The Department of Homeland Security published a set of memos today that outline the agency's plans for mass deportation.
The new guidelines will undo Obama-era policy that prioritized violent criminals for deportation and instruct agents to deport virtually every immigrant.
The memos instruct all agents, including Customs and Border Protection (CBP) and Immigration and Customs Enforcement (ICE) to identify, capture and quickly deport every undocumented immigrant they encounter.
The memos require undocumented immigrants caught entering the country to be placed in detention until their cases are resolved, increase the ability of local police to help in immigration enforcement, call for the hiring of 10,000 more immigration agents and allow planning to begin on an expansion of the border wall between the United States and Mexico.
Trump and the department have the authority to set their own guidelines and priorities, but building a wall and hiring a deportation force to implement those guidelines will require funding appropriated by Congress.
Will Congress actually fund a border wall and deportation force?
Out of the all the things is Congress is currently being asked to do, from repealing Obamacare to funding the federal government before a continuing resolution expires in April, a border bill may be the only thing that actually has a chance of happening.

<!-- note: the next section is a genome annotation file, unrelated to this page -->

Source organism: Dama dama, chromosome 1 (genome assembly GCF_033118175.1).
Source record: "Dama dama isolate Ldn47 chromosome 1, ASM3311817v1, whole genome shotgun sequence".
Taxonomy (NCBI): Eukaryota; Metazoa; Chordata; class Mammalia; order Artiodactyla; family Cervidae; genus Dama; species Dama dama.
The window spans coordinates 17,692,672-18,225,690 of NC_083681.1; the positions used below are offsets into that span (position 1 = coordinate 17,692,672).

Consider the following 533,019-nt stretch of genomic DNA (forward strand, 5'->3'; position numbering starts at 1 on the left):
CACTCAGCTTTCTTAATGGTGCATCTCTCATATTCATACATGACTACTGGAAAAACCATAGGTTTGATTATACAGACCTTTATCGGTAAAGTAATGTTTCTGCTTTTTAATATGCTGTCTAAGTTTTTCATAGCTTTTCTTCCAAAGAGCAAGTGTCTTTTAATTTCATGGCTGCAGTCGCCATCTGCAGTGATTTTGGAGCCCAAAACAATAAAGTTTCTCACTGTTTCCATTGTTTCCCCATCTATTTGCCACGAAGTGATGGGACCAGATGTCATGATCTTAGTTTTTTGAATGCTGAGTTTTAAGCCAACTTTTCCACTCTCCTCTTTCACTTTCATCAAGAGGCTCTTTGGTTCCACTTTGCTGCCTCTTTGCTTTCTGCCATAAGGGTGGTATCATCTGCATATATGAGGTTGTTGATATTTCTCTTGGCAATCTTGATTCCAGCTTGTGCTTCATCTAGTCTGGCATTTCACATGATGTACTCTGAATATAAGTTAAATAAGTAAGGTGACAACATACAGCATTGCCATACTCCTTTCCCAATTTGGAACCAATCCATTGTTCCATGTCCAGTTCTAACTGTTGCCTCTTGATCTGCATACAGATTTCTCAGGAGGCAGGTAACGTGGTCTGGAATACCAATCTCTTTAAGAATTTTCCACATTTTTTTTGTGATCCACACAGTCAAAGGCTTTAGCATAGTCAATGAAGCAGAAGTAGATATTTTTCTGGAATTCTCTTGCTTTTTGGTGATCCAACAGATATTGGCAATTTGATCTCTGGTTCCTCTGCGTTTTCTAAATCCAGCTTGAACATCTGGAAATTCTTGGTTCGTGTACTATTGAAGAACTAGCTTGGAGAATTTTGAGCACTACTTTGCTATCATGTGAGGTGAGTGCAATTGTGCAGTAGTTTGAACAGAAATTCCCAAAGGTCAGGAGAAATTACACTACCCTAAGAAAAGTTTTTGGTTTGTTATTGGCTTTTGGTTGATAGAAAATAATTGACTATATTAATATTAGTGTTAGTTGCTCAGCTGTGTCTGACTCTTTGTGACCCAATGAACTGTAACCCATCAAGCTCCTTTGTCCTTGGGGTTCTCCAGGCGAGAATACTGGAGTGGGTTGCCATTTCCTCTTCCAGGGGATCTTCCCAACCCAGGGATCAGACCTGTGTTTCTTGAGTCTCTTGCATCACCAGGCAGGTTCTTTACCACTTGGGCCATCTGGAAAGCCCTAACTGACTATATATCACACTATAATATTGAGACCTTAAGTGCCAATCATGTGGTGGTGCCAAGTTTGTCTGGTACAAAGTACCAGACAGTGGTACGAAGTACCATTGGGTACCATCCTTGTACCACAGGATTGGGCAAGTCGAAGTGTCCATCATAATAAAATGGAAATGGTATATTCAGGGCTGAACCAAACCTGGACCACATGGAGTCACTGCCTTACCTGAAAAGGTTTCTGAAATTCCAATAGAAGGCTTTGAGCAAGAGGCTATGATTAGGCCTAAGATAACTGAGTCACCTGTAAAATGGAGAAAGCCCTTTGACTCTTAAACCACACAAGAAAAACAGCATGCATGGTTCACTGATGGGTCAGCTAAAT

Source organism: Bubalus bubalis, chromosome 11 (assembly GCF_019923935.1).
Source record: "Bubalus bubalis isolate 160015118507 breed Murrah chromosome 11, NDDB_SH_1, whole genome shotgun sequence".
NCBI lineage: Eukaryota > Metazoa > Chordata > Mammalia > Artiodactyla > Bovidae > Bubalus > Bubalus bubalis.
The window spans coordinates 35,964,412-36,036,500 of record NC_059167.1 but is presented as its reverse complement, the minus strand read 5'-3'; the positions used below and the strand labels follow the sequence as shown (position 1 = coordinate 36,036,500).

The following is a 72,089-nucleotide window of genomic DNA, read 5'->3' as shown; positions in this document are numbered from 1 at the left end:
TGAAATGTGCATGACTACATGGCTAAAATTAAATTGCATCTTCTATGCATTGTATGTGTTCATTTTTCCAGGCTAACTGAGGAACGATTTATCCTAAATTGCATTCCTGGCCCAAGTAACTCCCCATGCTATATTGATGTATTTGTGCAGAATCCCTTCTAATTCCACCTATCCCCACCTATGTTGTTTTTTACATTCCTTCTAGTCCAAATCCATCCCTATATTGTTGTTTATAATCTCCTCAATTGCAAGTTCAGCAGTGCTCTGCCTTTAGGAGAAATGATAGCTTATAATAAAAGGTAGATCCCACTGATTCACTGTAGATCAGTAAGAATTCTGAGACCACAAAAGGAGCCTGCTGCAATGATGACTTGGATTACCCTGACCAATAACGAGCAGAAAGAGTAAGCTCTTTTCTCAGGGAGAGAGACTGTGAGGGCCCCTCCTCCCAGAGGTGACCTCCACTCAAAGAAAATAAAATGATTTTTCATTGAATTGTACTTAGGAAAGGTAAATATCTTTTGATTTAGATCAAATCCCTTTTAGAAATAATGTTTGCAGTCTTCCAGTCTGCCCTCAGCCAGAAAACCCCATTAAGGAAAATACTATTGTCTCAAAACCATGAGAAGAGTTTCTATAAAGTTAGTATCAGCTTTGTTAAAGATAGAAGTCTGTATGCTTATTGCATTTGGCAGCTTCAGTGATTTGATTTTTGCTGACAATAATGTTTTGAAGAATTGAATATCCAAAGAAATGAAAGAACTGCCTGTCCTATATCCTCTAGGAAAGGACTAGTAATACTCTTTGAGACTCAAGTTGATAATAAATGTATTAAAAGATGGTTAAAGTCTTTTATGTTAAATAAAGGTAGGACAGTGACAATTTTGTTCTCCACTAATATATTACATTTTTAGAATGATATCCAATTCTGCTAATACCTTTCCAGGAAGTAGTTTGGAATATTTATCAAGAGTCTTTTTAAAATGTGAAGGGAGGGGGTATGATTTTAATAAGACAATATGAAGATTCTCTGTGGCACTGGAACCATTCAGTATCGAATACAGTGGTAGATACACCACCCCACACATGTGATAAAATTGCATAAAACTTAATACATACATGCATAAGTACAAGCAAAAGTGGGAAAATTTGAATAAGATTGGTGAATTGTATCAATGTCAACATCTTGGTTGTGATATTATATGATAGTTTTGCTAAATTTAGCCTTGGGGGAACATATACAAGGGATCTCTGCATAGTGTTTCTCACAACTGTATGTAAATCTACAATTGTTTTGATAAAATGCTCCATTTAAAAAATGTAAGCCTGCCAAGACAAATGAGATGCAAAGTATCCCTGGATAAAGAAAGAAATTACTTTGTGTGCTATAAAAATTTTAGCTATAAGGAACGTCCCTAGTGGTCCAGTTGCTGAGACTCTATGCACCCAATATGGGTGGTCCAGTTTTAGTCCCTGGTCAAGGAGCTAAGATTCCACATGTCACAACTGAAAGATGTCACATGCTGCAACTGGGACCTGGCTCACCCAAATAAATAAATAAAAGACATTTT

It wouldn't surprise me if a border wall and deportation bill is the only significant thing Congress does this year or next. Whether or not such a bill could survive a filibuster in the Senate, and whether Republicans would be willing to kill the filibuster to fund a deportation force, is another story.
For all of Donald Trump's talk about violent criminals crossing the border, these new guidelines will create space for criminals by placing them on equal footing with innocents. It will also give citizen criminals leverage over immigrants.
This could be Trump's first self-inflicted economic wound as the agricultural and service industries crumble under the loss of a significant portion of their labor force.